Howard's view on their previous paddle.
SOURCE
Howard and Imi.
courtesy Vision Quest, SOURCE
The Polar skier and the blind man: Another river paddle

Posted: Jun 15, 2012 09:09 pm EDT
(Newsdesk) Polar skier, Howard Fairbank, and his friend Imtiaz (Imi) Moosa, who went totally blind six years ago, are on another adventure in their canoe. Almost a year since their successful Yukon River adventure, the team is in the huge Quetico Park just west of Lake Superior, a canoeing wilderness in Ontario, Canada, for a 13-day remote, exploring expedition.

The title of their expedition, Vision Quest, deliberately references the connotations around the search for the ‘Meaning in Life’ in the traditional North American Indian cultures, says the team. “Team work will be critical, and with potentially difficult terrain underfoot Imi will be particularly challenged by these portages, and the unit will need to adjust to the specific challenges to each portage.”

Location

“The Park has more than 550 lakes of which 292 are named, and herein lies its attraction for wilderness canoeists,” the team stated on their website. “The lakes are mostly linked by rivers flowing east to west, all merging into the Namakan River west of the park, which then finally joins other rivers, ending in Hudson Bay. This helps to make it, along with the adjacent Boundary Waters Canoe Area Wilderness, the most popular canoe area in the world.”

“We will be spending 12 to 14 days out on our own, unsupported, immersed and living in this wilderness. Starting at Stanton Bay, taking a tortuous route involving canoeing more than 200 miles, and more than 15 lengthy and challenging portages, as we travel roughly from east to west across the park, ending at Nym lake.”

“The route will take us past all the best waterfalls in the Quetico and we will be exposed to the potential dangers of black bears, moose and other local wildlife... including the dreaded mosquitoes and black flies!”

They added, “Rather than our very well defined ‘A to B’ Yukon river trip, this expedition will be more of a wilderness exploration, requiring navigation skills and deep sense of being one with nature and the environment. Unlike the Yukon, there will be little help from the natural river flow, with each day will involve hard paddling, and sometimes rough windblown open water conditions, interspersed with unknown portages.”

“Team work will be critical, and with potentially difficult terrain underfoot Imi will be particularly challenged by these portages, and the unit will need to adjust to the specific challenges to each portage. All this makes for a true, Fun, Challenging, and Rewarding, adventure.”

Imtiaz Moosa
Imi’s parents are originally from India and Pakistan, while he was born in Tanzania – so, like Howard, he is an African by birth. At the age of 17, he immigrated with his parents to Toronto, Canada, taking up citizenship, and also obtaining a PhD in Philosophy from University of Toronto. He more recently moved to the USA, where he now lives in River Falls, Wisconsin, and is the Professor of Philosophy at the University.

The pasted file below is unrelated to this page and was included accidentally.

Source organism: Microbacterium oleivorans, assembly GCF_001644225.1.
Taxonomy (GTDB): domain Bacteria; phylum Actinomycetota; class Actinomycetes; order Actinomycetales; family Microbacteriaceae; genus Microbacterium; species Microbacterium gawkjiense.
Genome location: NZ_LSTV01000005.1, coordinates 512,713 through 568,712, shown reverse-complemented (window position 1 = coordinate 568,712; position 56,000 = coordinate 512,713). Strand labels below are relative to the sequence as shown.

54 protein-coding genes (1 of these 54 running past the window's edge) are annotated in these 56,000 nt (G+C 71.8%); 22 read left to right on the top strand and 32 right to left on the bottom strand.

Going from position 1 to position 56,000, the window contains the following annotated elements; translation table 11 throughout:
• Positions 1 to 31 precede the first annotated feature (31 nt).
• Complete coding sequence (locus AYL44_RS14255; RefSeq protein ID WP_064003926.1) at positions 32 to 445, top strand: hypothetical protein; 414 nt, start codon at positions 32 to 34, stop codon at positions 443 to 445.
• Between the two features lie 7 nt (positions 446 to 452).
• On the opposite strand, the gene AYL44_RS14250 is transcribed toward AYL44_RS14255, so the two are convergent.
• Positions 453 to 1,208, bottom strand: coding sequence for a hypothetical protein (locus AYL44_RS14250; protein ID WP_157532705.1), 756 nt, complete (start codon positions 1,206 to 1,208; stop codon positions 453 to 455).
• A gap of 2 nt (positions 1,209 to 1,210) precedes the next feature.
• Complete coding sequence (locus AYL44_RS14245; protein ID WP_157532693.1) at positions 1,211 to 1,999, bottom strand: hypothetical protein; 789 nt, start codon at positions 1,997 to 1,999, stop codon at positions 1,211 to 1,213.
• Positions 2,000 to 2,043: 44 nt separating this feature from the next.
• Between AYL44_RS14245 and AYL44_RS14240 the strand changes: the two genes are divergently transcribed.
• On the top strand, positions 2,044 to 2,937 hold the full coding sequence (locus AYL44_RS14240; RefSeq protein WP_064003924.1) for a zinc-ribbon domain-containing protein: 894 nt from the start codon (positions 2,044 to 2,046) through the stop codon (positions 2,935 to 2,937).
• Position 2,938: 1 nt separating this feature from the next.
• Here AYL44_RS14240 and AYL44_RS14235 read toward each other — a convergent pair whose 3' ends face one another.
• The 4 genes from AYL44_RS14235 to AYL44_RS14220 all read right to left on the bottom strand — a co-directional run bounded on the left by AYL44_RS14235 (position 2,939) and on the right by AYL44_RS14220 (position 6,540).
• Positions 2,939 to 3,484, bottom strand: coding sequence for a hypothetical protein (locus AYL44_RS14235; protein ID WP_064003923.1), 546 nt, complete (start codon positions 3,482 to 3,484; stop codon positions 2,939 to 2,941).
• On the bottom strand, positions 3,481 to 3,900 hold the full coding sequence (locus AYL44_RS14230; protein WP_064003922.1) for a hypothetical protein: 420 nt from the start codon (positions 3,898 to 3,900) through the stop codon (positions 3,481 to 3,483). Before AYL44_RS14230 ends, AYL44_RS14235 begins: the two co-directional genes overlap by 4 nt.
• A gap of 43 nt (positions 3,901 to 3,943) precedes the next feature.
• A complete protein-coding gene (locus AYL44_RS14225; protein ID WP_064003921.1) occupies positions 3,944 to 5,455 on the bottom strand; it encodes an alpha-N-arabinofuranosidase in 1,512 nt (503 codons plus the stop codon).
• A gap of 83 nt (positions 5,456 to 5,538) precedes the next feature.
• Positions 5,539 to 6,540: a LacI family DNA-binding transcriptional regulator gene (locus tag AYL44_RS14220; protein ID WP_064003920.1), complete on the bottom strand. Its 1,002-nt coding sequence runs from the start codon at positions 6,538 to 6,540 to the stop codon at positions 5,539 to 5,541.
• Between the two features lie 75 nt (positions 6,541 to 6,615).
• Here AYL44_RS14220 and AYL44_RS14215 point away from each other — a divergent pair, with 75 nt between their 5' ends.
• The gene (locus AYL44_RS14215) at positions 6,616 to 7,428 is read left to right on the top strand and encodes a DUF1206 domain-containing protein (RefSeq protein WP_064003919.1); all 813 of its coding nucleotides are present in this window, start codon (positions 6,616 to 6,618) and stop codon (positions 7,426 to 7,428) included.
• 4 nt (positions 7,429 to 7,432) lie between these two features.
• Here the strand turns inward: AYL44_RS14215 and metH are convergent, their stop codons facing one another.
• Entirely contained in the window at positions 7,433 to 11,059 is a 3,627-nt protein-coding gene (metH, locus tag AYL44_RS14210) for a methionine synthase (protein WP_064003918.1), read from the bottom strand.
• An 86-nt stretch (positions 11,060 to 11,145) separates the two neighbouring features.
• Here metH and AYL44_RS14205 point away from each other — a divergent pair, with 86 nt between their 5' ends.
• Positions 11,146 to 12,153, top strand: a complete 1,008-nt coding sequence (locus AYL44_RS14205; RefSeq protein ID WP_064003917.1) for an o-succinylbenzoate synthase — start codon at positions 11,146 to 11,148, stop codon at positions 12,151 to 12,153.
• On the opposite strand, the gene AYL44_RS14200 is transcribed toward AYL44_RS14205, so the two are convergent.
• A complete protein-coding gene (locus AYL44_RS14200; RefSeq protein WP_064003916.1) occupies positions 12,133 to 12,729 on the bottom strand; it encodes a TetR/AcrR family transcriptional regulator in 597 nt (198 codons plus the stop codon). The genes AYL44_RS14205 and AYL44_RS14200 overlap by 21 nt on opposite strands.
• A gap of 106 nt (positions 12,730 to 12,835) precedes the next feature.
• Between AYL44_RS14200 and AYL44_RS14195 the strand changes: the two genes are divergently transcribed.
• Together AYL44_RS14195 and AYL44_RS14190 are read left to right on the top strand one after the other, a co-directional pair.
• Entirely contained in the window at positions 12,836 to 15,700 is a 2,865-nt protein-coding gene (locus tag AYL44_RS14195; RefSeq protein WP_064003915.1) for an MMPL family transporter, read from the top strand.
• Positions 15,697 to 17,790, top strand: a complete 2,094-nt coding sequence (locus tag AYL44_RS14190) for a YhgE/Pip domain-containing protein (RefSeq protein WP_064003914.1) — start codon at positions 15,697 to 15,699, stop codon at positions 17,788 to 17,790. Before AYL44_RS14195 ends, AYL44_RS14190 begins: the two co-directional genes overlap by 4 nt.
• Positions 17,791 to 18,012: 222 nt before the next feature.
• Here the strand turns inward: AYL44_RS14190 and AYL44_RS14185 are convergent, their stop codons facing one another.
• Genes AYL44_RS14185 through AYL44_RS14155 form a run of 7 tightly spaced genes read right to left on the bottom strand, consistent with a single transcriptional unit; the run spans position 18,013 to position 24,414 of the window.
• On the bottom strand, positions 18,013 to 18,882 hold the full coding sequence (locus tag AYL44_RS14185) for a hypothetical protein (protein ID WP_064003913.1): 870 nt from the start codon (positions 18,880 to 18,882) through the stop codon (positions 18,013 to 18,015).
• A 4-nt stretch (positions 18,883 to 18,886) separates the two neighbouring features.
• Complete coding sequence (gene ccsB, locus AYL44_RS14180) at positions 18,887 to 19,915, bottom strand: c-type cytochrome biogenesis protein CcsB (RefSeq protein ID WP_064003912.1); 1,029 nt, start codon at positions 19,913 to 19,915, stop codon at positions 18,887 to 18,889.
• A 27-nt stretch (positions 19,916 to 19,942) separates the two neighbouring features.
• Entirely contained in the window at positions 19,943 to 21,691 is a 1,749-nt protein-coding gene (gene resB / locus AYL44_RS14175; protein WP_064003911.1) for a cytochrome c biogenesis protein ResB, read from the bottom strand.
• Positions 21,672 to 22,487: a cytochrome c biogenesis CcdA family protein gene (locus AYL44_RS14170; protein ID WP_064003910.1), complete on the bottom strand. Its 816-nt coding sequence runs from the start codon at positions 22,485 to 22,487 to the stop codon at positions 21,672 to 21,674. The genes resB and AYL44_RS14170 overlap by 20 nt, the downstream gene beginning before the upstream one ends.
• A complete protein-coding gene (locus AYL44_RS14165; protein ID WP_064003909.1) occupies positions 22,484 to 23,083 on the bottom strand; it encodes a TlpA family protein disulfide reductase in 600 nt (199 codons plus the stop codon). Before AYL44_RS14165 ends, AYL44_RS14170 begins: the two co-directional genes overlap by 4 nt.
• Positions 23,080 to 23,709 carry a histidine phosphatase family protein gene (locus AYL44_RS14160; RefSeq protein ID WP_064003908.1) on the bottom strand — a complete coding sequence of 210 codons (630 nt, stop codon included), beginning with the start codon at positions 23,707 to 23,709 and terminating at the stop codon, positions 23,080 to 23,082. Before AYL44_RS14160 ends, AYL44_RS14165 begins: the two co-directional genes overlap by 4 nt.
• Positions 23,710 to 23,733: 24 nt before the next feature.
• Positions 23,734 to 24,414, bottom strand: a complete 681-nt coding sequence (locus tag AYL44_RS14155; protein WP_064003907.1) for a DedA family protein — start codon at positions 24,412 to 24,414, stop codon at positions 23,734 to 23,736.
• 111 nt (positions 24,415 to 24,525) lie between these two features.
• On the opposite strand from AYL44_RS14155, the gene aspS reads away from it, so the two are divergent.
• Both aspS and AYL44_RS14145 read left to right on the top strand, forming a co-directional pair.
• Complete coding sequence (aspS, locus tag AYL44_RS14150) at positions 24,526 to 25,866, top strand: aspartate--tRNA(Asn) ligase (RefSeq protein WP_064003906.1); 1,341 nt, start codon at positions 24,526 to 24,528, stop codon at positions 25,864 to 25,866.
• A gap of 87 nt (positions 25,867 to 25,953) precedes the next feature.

After years of deteriorating eyesight linked to a retinal disease, Imi went totally blind six years ago, but thanks to technology and his fighting spirit, he can still continue to teach and do research without many problems. Imi loves the outdoors, solo hiking and adventure trips and did many canoe trips, including the Yukon, during his twenties. However in the past decade his sight disability has largely prevented him from pursuing this passion, but meeting with Howard in 2010 has changed that, bringing these wonderful, true adventure, canoeing opportunities for both guys.

Howard Fairbank
True to his ‘Life as a Series of Adventures’ philosophy, Howard, a former successful South African/Australian business executive and entrepreneur, has been living his dream of full time adventurer and wanderer, and has now turned to helping others achieve their adventure dreams.
In 2004, in search of real meaning, he opted for a simple adventure life, combining sailing, cycling and sea kayaking, all in a solo context, to explore the world and its diverse inhabitants. The adventures enabled him to continuously push the limits of endurance, personal risk, and self sufficiency to deliver the ultimate nature appreciation and personal growth experience.

Since then he has sailed and sea kayaked extensively all the oceans of the world, including 14,000 miles of solo open ocean voyages, including two Atlantic crossings, aboard his 45ft yacht. In between his ocean pursuits, he has trekked and cycled more than 25,000km, including an Africa transcontinental expedition, Patagonia, North America, the UK, Europe, and Australia. In 2010 he became the oldest person and the first South African to have trekked without dogs from Canada to the North Pole, and in 2011 one of less than 15 people, and the only South African, to have skied solo, and unsupported to the South Pole.


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Alan Lock: As far as the mind can reach - blind man for the pole

Antarctica wrap: Holidays on Ice, Hello Lenin, Basques lose unsupplied status? (Fairbank reaches South Pole solo 2011)

First team at the North Pole (Fairbank reached North Pole 2010)

This expedition (and other expeditions with RSS feeds) can be followed in the Dispatches stream at the Pythom app and at ExplorersWeb

ExplorersWeb Expedition List


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